PCMS Looking to Continue Developing Wrestling Program Under Head Coach Triston Pantone

Writer / Melissa Gibson
Photography Provided

Plainfield Community Middle School (PCMS) wrestling Head Coach Triston Pantone is new to his role as head coach this season, but not to the sport.PCMS

Like many students who join him on the mat after school, Pantone first learned wrestling in middle school.

“I love being on the mat,” he says. “I’ve done it since I was a kid. I started with martial arts and always enjoyed grappling, and then moved into wrestling in middle school. Wrestling was completely new to me at the time but I wrestled all through high school – Plainfield High School in fact – and it’s kind of gone full-circle for me.”

The seventh-grade science teacher says teaching a classroom and coaching wrestling are two very different endeavors. It’s given him a new respect for his former coaches.

“It’s interesting because you can’t tell them what to do,” Pantone says. “You really have to show them. As an athlete you don’t usually think about each move; you do what feels right. But in the coaching role you’re being very intentional to break down each move, each step. It’s very detailed instruction.”

If you’ve never seen a wrestling match, there’s quite a bit more that goes into it than one might realize. The moves are precise and calculated, and take practiced skill to accomplish. The petite female can take a male twice her size down to the ground with the right motion. There are records to beat or uphold, and emotional wins and losses that come with every match. Athletes develop mental and emotional resilience, personal responsibility, leadership skills, accountability, self-mastery and focus.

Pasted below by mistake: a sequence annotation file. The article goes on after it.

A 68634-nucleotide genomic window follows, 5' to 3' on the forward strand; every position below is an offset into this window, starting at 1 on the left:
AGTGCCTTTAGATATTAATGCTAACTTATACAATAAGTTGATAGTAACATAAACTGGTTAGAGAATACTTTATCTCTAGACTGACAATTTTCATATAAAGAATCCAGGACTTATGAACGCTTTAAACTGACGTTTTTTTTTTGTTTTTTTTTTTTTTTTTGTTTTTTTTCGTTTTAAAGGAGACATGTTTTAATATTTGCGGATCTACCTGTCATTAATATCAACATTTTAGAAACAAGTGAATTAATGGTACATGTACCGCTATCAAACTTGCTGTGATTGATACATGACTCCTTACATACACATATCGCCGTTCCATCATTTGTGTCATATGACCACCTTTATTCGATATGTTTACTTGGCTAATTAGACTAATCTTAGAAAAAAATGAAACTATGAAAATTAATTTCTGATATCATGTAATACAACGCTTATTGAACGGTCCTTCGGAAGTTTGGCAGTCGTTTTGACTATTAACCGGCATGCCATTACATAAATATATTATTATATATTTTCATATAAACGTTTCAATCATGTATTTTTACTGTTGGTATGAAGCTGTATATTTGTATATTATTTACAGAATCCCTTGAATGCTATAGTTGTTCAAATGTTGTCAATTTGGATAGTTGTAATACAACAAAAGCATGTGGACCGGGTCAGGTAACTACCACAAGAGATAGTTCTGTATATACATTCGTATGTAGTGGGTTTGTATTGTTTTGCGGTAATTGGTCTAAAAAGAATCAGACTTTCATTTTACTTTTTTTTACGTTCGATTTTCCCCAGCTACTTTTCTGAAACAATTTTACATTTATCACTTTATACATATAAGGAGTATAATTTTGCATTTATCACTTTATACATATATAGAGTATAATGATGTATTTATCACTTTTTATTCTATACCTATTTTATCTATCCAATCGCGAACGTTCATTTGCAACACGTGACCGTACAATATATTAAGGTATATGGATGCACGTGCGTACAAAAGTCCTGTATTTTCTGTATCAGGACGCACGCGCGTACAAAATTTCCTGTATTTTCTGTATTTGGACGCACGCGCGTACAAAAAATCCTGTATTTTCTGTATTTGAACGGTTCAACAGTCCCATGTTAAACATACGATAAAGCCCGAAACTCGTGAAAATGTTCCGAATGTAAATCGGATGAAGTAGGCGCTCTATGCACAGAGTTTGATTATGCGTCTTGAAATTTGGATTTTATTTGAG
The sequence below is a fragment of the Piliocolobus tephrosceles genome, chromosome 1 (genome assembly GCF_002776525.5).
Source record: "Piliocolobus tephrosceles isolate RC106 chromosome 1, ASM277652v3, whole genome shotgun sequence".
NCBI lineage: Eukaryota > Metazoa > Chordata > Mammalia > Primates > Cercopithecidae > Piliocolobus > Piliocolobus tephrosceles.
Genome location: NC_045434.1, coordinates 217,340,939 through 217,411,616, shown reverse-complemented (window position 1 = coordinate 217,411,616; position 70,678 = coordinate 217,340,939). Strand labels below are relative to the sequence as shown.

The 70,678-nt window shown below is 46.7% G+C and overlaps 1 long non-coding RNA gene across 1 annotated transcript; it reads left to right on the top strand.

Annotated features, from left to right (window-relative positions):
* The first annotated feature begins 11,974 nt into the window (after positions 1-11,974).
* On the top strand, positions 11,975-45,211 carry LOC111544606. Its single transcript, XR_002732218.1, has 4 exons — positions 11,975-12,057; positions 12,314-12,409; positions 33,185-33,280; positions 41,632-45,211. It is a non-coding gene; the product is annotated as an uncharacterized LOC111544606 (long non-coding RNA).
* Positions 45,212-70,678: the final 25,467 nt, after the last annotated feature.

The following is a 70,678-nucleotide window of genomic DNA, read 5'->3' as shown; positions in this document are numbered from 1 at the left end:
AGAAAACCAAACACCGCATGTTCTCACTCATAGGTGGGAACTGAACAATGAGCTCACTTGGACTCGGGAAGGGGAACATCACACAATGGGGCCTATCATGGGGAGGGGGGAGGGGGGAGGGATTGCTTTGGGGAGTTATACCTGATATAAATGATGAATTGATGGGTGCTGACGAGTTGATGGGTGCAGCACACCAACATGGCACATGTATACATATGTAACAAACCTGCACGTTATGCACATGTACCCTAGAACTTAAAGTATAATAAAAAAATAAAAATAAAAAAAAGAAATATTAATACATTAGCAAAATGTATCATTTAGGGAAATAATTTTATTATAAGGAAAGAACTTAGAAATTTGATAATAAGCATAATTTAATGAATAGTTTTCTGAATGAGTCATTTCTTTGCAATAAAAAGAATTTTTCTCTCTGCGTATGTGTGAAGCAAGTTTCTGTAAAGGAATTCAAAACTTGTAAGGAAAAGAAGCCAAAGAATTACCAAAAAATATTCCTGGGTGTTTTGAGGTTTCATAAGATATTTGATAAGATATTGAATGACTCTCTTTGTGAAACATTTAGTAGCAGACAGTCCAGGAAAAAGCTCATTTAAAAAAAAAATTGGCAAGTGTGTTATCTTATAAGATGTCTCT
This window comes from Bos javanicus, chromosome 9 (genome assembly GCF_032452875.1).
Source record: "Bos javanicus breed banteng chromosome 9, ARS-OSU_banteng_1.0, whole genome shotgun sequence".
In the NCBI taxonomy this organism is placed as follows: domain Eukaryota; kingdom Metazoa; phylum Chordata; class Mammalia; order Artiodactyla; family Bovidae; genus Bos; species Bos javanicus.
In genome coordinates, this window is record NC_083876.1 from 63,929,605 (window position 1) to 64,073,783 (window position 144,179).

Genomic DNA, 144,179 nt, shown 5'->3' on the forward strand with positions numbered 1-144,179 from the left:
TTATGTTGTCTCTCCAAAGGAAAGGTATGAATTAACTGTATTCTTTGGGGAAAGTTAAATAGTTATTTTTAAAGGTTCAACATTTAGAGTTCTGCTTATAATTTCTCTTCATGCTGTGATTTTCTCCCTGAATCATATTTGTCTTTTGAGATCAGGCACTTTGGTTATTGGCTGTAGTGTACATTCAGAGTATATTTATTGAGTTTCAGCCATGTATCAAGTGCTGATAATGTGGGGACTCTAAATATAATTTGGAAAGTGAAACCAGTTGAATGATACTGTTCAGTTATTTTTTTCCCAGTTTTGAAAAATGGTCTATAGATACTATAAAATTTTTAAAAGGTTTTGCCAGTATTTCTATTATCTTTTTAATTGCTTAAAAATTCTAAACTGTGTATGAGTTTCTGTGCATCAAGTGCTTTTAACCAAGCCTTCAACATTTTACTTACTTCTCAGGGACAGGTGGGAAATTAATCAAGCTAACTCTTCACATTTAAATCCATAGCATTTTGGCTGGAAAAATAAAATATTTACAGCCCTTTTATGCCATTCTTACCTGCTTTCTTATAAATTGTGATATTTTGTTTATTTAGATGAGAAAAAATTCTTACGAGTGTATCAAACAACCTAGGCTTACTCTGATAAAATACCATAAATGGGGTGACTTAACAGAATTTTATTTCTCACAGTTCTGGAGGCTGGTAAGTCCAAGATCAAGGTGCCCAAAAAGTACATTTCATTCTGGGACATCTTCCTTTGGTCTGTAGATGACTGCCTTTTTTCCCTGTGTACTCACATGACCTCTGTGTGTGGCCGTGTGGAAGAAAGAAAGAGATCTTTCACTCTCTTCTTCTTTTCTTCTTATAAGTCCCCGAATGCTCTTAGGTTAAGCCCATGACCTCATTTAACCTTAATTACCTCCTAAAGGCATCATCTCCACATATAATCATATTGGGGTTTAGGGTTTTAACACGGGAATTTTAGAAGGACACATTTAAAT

Pantone says wrestling can be broken down into three main parts: bottom, top and neutral. However, each move can be set up in multiple ways, complicating things as athletes develop and learn more about the skill.

“For instance, in the double-leg take down, there are 100 different ways to get it,” Pantone says. “My job is to pick one that is suited for their skill level, athleticism, age and experience, and then know which move will work best for them.”

While at the middle-school level Pantone is mainly teaching young athletes the fundamentals of the sport, there’s a much larger picture in place for Plainfield Community School Corporation’s wrestling future.

Jake Jones, Plainfield High School wrestling coach, coached at PCMS for several years before being named head coach at the high school this fall.

Jones and Pantone work closely together to create a program that develops wrestlers to the best of their ability.

“Coach Jones has a vision,” Pantone says. “He’s very driven and very intense. I’ve watched him coach and he really wants them to go out there and do their best. He’s shared his vision with me and we’re working the program that way, in order to have them ready for the next level. In the next couple of years we should have a really solid program with the ultimate goal of getting our high school wrestlers to state.”